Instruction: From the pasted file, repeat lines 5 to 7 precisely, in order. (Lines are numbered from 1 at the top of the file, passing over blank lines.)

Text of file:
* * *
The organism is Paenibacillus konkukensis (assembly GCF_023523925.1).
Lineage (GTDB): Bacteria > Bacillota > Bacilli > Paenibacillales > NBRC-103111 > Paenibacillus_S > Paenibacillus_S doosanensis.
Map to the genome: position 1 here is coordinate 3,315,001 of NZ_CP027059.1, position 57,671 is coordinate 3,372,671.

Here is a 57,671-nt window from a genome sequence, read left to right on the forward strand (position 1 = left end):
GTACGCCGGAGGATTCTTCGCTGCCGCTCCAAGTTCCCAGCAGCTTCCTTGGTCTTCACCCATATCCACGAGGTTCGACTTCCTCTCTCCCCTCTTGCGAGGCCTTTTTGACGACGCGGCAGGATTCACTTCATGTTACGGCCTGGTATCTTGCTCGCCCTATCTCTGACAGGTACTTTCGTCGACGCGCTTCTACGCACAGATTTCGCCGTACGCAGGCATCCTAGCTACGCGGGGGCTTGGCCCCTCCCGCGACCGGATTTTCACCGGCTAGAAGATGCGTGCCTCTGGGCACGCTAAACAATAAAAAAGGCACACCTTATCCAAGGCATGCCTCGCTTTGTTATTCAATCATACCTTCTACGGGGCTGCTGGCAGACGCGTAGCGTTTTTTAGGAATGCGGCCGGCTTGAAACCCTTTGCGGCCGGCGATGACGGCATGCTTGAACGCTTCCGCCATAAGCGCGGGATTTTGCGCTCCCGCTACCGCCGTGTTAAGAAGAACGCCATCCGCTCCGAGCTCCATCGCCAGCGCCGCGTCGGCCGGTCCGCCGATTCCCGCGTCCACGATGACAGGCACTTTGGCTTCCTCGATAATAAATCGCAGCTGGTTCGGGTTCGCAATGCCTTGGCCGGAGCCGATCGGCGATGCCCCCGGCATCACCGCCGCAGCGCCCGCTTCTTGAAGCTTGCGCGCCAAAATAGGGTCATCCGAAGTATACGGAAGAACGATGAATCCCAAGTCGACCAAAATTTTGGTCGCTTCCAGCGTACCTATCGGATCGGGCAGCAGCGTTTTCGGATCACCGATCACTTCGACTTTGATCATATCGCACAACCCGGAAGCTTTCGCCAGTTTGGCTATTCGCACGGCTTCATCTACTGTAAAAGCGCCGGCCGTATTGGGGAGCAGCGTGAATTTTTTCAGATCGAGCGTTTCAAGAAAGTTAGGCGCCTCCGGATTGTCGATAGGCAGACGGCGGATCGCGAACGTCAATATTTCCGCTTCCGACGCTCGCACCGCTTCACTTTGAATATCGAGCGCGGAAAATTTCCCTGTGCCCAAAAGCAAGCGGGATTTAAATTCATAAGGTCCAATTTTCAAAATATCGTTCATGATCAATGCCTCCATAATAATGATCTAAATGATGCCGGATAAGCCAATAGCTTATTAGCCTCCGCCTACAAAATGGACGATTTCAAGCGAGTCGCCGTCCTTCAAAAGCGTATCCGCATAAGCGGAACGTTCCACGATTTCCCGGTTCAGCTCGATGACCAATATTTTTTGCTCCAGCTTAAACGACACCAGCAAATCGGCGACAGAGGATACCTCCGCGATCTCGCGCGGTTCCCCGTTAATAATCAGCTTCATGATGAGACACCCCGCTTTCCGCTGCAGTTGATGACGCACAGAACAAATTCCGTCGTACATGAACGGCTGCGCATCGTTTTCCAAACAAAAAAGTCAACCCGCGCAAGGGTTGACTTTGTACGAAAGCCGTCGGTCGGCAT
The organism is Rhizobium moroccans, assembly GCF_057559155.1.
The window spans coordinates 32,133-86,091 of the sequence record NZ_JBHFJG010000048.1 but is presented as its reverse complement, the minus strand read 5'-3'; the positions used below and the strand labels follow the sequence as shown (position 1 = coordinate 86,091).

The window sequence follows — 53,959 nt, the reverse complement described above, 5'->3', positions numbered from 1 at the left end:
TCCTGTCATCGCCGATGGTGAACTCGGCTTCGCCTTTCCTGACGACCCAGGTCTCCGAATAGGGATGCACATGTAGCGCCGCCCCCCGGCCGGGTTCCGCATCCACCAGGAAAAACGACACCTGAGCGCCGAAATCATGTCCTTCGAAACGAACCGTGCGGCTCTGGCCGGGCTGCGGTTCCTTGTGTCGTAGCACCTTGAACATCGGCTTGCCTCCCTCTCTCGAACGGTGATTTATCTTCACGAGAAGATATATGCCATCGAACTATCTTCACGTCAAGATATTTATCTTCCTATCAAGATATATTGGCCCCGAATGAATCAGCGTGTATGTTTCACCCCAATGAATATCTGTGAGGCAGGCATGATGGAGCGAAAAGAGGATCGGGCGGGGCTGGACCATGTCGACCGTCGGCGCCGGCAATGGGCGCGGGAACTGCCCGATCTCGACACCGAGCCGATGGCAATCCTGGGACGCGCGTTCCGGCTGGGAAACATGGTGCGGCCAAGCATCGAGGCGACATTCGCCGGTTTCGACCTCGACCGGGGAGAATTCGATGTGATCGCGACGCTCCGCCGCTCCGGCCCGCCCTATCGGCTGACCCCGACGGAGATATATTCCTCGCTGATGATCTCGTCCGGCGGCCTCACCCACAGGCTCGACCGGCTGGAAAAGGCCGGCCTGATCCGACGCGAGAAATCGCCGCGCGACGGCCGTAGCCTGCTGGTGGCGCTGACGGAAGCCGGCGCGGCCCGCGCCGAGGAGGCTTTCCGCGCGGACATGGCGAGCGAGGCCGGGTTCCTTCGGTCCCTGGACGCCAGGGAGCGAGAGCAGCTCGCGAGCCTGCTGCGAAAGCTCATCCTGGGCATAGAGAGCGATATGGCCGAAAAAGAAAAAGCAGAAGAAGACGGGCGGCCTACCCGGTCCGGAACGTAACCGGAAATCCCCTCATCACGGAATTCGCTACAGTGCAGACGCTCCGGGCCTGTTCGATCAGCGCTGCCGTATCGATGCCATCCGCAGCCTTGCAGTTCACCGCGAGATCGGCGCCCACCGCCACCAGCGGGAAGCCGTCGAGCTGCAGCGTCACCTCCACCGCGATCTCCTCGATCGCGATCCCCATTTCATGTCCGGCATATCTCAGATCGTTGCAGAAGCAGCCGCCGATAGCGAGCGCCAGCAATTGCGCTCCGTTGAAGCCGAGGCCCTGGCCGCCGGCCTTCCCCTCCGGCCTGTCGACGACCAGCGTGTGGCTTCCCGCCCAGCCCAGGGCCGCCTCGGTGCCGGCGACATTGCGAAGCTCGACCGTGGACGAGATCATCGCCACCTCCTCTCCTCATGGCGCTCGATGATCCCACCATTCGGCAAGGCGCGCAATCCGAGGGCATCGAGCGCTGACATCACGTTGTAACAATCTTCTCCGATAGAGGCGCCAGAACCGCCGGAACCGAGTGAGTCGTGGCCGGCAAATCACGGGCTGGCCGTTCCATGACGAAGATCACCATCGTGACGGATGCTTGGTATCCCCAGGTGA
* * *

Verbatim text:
GTACGCCGGAGGATTCTTCGCTGCCGCTCCAAGTTCCCAGCAGCTTCCTTGGTCTTCACCCATATCCACGAGGTTCGACTTCCTCTCTCCCCTCTTGCGAGGCCTTTTTGACGACGCGGCAGGATTCACTTCATGTTACGGCCTGGTATCTTGCTCGCCCTATCTCTGACAGGTACTTTCGTCGACGCGCTTCTACGCACAGATTTCGCCGTACGCAGGCATCCTAGCTACGCGGGGGCTTGGCCCCTCCCGCGACCGGATTTTCACCGGCTAGAAGATGCGTGCCTCTGGGCACGCTAAACAATAAAAAAGGCACACCTTATCCAAGGCATGCCTCGCTTTGTTATTCAATCATACCTTCTACGGGGCTGCTGGCAGACGCGTAGCGTTTTTTAGGAATGCGGCCGGCTTGAAACCCTTTGCGGCCGGCGATGACGGCATGCTTGAACGCTTCCGCCATAAGCGCGGGATTTTGCGCTCCCGCTACCGCCGTGTTAAGAAGAACGCCATCCGCTCCGAGCTCCATCGCCAGCGCCGCGTCGGCCGGTCCGCCGATTCCCGCGTCCACGATGACAGGCACTTTGGCTTCCTCGATAATAAATCGCAGCTGGTTCGGGTTCGCAATGCCTTGGCCGGAGCCGATCGGCGATGCCCCCGGCATCACCGCCGCAGCGCCCGCTTCTTGAAGCTTGCGCGCCAAAATAGGGTCATCCGAAGTATACGGAAGAACGATGAATCCCAAGTCGACCAAAATTTTGGTCGCTTCCAGCGTACCTATCGGATCGGGCAGCAGCGTTTTCGGATCACCGATCACTTCGACTTTGATCATATCGCACAACCCGGAAGCTTTCGCCAGTTTGGCTATTCGCACGGCTTCATCTACTGTAAAAGCGCCGGCCGTATTGGGGAGCAGCGTGAATTTTTTCAGATCGAGCGTTTCAAGAAAGTTAGGCGCCTCCGGATTGTCGATAGGCAGACGGCGGATCGCGAACGTCAATATTTCCGCTTCCGACGCTCGCACCGCTTCACTTTGAATATCGAGCGCGGAAAATTTCCCTGTGCCCAAAAGCAAGCGGGATTTAAATTCATAAGGTCCAATTTTCAAAATATCGTTCATGATCAATGCCTCCATAATAATGATCTAAATGATGCCGGATAAGCCAATAGCTTATTAGCCTCCGCCTACAAAATGGACGATTTCAAGCGAGTCGCCGTCCTTCAAAAGCGTATCCGCATAAGCGGAACGTTCCACGATTTCCCGGTTCAGCTCGATGACCAATATTTTTTGCTCCAGCTTAAACGACACCAGCAAATCGGCGACAGAGGATACCTCCGCGATCTCGCGCGGTTCCCCGTTAATAATCAGCTTCATGATGAGACACCCCGCTTTCCGCTGCAGTTGATGACGCACAGAACAAATTCCGTCGTACATGAACGGCTGCGCATCGTTTTCCAAACAAAAAAGTCAACCCGCGCAAGGGTTGACTTTGTACGAAAGCCGTCGGTCGGCAT
The organism is Rhizobium moroccans, assembly GCF_057559155.1.
The window spans coordinates 32,133-86,091 of the sequence record NZ_JBHFJG010000048.1 but is presented as its reverse complement, the minus strand read 5'-3'; the positions used below and the strand labels follow the sequence as shown (position 1 = coordinate 86,091).